Marriage, happiness, and a family’s future are on the line in Rainbow Rowell’s newest novel, Landline.
I’ll preface this review by pointing out that Landline is not a young adult novel. Rainbow Rowell exploded with her first YA novel, the excellent and tear-inducing Eleanor & Park, and solidified her place in the YA pantheon with Fangirl — but she also writes terrific grown-up fiction, including 2011’s Attachments and brand-new Landline.
In Landline, we meet Georgie McCool, a thirty-something comedy writer (who happens to love the TV show thirtysomething). Georgie has a stay-at-home husband, two adorable daughters, and a life that’s falling apart. Neal is always unhappy with her, to the point where she’s practically forgotten what it feels like to see him happy at all. Georgie and her best friend-slash-writing partner having been toiling for almost 20 years in the writers’ rooms of LA TV, waiting for the chance to finally make “their” show. And when that chance seems to be within reach, the timing couldn’t be worse: Georgie is supposed to be heading toward Omaha with Neal and the kids for Christmas — but the scripts have to be done that week or the deal is off.
When Georgie decides to stay in LA, she’s blown away that Neal still leaves for Omaha — and is left in a complete tizzy, wondering if they’re merely spending Christmas apart, or if Neal has actually left her.
Things get decidedly weird when a dead cell phone battery and a night spent in her childhood bedroom cause Georgie to resort to digging out the old dial telephone in the back of the closet in an effort to reach Neal in Omaha. Neal, at this point, is very pointedly not answering his cell phone, and Georgie is getting frantic. Lo and behold, when Georgie uses the landline, Neal answers… but it’s Neal in 1998, the almost-but-not-quite adult version of Neal who may be breaking up with Georgie. As the two begin a string of nightly phone conversations, Georgie is understandably weirded out at first, but comes to realize that something approaching miraculous may be happening. Through her conversations with younger Neal, Georgie gains a new understanding of where they’ve lost their way, but the question remains: Is there any chance that Georgie and Neal will find their way back to one another?
Georgie is a fun, funny character, quick-witted and quick with a quip. Her goal in life is to make people laugh, despite ending up with a husband who can barely bring himself to smile. Landline uses the device of the phone calls to take us back through Georgie and Neal’s romance, showing us their history and how two such different people found themselves head over heels in love. Their relationship feels real, and it’s easy to see how a couple with good intentions and full of love could still find themselves teetering on the brink of failure.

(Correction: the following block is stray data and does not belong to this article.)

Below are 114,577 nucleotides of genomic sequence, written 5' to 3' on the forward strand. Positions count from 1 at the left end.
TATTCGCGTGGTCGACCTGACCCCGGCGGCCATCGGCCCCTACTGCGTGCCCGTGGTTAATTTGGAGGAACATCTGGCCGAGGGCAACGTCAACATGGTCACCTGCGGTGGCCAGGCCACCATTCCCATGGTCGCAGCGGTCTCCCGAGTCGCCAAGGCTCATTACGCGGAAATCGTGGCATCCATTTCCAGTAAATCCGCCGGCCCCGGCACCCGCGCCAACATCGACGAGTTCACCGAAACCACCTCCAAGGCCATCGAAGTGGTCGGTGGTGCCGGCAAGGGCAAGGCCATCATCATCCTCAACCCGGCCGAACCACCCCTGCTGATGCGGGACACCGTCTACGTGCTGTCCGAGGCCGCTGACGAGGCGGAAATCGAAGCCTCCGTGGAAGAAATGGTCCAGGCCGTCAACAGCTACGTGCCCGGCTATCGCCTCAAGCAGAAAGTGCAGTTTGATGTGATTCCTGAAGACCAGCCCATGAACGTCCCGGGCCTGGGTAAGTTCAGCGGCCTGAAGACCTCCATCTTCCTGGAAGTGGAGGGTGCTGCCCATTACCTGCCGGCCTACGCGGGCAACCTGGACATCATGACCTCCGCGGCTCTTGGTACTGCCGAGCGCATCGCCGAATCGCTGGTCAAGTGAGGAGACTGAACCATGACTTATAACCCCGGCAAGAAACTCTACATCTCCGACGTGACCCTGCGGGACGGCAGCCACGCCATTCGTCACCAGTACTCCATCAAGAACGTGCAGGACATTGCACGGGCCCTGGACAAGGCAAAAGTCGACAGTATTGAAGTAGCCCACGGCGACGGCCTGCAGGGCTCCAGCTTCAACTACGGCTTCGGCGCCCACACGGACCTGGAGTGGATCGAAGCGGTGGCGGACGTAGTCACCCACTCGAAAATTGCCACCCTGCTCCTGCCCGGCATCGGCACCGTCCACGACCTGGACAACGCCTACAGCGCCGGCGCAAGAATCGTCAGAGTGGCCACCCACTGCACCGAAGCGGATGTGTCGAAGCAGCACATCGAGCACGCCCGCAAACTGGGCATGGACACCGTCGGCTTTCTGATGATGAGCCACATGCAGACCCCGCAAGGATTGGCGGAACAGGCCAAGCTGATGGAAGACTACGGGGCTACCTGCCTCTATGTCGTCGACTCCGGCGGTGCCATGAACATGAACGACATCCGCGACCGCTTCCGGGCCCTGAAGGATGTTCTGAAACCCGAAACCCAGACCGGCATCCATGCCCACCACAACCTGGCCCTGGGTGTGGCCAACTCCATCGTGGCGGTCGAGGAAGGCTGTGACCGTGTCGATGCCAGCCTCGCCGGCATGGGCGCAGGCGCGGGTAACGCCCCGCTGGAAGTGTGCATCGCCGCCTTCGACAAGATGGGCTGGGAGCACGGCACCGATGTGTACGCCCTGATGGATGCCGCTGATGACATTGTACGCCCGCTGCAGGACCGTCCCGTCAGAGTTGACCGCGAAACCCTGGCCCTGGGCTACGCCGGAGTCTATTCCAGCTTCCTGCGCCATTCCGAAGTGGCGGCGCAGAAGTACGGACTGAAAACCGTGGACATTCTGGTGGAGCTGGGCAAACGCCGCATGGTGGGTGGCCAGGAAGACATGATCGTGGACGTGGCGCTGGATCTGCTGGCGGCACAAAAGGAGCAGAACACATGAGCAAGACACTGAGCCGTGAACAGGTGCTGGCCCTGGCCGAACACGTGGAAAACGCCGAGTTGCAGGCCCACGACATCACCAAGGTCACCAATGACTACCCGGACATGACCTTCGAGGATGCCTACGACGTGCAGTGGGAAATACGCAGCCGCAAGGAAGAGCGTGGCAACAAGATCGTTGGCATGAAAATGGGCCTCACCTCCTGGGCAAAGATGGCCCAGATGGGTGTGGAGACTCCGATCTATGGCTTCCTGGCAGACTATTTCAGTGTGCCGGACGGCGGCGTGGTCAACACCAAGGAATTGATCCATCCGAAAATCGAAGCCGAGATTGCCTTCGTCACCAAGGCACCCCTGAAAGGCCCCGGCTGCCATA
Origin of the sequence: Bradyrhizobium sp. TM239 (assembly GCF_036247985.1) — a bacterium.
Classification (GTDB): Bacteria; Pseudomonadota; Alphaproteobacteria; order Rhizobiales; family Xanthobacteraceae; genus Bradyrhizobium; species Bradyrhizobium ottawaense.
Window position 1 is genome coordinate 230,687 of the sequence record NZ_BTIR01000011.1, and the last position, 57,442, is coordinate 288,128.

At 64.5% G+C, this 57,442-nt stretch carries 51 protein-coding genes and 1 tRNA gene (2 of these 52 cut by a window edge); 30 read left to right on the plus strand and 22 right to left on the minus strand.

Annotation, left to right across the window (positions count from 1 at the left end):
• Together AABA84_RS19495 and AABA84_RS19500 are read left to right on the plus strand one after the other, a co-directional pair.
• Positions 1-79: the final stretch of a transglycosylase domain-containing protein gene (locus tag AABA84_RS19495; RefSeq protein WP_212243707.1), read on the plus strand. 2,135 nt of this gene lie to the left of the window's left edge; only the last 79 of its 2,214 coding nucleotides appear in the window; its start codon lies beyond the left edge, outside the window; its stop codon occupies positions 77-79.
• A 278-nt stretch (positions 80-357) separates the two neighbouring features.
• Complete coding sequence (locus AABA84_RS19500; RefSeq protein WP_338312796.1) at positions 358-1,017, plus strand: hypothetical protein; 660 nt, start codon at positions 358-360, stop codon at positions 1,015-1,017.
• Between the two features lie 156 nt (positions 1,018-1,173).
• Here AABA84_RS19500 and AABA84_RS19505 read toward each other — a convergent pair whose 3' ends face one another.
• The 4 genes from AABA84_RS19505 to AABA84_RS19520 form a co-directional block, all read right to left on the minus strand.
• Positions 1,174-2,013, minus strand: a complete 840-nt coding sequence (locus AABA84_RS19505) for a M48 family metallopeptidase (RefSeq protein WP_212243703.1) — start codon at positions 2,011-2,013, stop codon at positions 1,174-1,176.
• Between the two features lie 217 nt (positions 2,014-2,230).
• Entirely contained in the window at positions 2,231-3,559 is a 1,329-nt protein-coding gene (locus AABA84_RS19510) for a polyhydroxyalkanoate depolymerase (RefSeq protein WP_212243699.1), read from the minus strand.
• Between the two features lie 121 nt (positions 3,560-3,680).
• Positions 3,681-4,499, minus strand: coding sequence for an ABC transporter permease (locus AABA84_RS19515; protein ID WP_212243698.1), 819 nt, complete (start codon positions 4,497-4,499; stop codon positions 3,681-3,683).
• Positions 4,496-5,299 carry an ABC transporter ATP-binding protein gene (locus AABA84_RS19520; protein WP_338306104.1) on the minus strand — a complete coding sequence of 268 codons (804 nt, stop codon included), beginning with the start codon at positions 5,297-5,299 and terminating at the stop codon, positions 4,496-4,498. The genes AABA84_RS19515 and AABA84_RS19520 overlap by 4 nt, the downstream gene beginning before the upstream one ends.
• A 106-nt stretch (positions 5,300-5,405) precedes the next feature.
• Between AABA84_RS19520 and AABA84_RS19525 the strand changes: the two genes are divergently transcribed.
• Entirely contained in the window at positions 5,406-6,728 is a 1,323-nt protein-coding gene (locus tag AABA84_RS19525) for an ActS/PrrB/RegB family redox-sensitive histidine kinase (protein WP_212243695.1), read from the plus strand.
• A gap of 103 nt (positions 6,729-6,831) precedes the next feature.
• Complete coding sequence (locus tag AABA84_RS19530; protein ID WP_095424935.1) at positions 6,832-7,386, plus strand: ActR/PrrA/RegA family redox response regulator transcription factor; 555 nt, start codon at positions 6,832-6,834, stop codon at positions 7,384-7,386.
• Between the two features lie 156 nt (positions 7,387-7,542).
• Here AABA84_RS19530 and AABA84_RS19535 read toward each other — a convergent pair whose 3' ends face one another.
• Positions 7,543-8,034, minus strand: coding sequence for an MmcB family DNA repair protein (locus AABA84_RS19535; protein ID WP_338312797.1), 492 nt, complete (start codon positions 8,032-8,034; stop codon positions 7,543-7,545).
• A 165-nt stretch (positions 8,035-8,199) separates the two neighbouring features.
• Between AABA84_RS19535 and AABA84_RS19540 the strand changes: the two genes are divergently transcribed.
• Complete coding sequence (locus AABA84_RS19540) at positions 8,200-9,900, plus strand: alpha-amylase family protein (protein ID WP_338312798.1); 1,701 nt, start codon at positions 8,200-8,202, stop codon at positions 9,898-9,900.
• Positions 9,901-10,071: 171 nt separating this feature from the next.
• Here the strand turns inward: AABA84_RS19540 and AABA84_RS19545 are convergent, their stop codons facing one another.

Georgie’s not without her faults, of course. She is pretty clueless about Neal’s unhappiness, and she is quite selfish when it comes to putting her career goals ahead of her family life. At the same time, she is the sole financial support of the family, and she works in a demanding field. If the shoe was on the other foot and the husband was the one working late and missing family vacation, would it feel any less unfair or inconsiderate?
I liked the device of the mysterious telephone connection (which Georgie can’t quite believe, and which she refers to sarcastically as her “magic” phone). There’s no explanation offered, so if you like your mystical objects to have a rational basis, you’ll be out of luck here. Landline is, essentially, a story about the magic of love, and the phone is just one more whimsical plot element that helps the characters move forward and find their way.
As always, Rainbow Rowell’s dialogue is snappy and snarky, and the humor keeps the story from ever feeling too heavy, even when it appears that the marriage is doomed. This is a light-hearted novel — not light as in inconsequential, but light as in filled with sunshine, focused on the quest for happiness, and containing the essence of a modern-day fairy tale. We come to care about the characters and want them to be happy, and by the end, can’t help but cheering as the the novel attains a movie-esque momentum worthy of a rom-com’s will-she-get-there-in-time action sequence.
Landline is a great choice for readers who enjoy well-written contemporary fiction with heaping doses of laughter. While not avoiding the heavier subject matter of a marriage about to implode, Landline keeps the story moving along at a brisk pace and never plunges into despair. It’s a great love story — a story not about falling in love, but about the much harder work of staying in love.
Rainbow Rowell has been firmly on my must-read-everything list ever since Eleanor & Park, and I haven’t been let down yet. Landline made me happy… and I can’t wait to hear about the author’s next project, whatever it might be.
Favorite lines and passages:
“Kids are perceptive, Georgie. They’re like dogs” — she offered a meatball from her own fork to the pug heaped in her lap — “they know when their people are unhappy.”
“I think you may have just reverse-anthropomorphized your own grandchildren.”
Georgie was extra. She was the fourth wheel. (On something that only needed three wheels. The fourth wheel on a tricycle.)
“Upper body strength isn’t everything; I have wiles.”
“Yes, I do. I’m a woman. Women have wiles.”
“Some women. It’s not like every woman is born wily.”
“If I don’t have wiles,” she said, “how come I can get you to do almost anything I want?”
“You don’t get me to do anything. I just do things. Because I love you.”
Author: Rainbow Rowell
Publisher: St. Martin’s Press
Publication date: July 8, 2014
Length: 310 pages
Genre: Adult contemporary fiction